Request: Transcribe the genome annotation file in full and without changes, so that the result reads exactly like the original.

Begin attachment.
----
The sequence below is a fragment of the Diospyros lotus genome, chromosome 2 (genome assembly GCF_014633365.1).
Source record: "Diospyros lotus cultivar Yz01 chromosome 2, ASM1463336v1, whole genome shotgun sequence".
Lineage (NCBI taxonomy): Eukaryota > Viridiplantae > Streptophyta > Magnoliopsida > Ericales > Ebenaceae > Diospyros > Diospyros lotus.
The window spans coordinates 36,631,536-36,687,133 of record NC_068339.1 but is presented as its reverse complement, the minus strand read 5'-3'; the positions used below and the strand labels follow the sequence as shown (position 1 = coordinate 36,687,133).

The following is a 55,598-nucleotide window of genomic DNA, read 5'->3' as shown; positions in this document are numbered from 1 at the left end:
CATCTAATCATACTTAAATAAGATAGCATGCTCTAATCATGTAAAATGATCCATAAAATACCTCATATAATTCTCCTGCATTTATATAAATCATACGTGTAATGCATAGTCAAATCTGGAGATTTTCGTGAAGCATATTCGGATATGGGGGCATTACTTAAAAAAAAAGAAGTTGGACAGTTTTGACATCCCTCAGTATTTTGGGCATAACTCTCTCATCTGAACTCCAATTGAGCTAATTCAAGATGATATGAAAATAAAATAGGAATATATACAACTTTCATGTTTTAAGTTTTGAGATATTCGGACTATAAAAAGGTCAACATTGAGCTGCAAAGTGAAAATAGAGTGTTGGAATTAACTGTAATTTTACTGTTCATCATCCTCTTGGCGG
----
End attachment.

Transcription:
The sequence below is a fragment of the Diospyros lotus genome, chromosome 2 (genome assembly GCF_014633365.1).
Source record: "Diospyros lotus cultivar Yz01 chromosome 2, ASM1463336v1, whole genome shotgun sequence".
Lineage (NCBI taxonomy): Eukaryota > Viridiplantae > Streptophyta > Magnoliopsida > Ericales > Ebenaceae > Diospyros > Diospyros lotus.
The window spans coordinates 36,631,536-36,687,133 of record NC_068339.1 but is presented as its reverse complement, the minus strand read 5'-3'; the positions used below and the strand labels follow the sequence as shown (position 1 = coordinate 36,687,133).

The following is a 55,598-nucleotide window of genomic DNA, read 5'->3' as shown; positions in this document are numbered from 1 at the left end:
CATCTAATCATACTTAAATAAGATAGCATGCTCTAATCATGTAAAATGATCCATAAAATACCTCATATAATTCTCCTGCATTTATATAAATCATACGTGTAATGCATAGTCAAATCTGGAGATTTTCGTGAAGCATATTCGGATATGGGGGCATTACTTAAAAAAAAAGAAGTTGGACAGTTTTGACATCCCTCAGTATTTTGGGCATAACTCTCTCATCTGAACTCCAATTGAGCTAATTCAAGATGATATGAAAATAAAATAGGAATATATACAACTTTCATGTTTTAAGTTTTGAGATATTCGGACTATAAAAAGGTCAACATTGAGCTGCAAAGTGAAAATAGAGTGTTGGAATTAACTGTAATTTTACTGTTCATCATCCTCTTGGCGG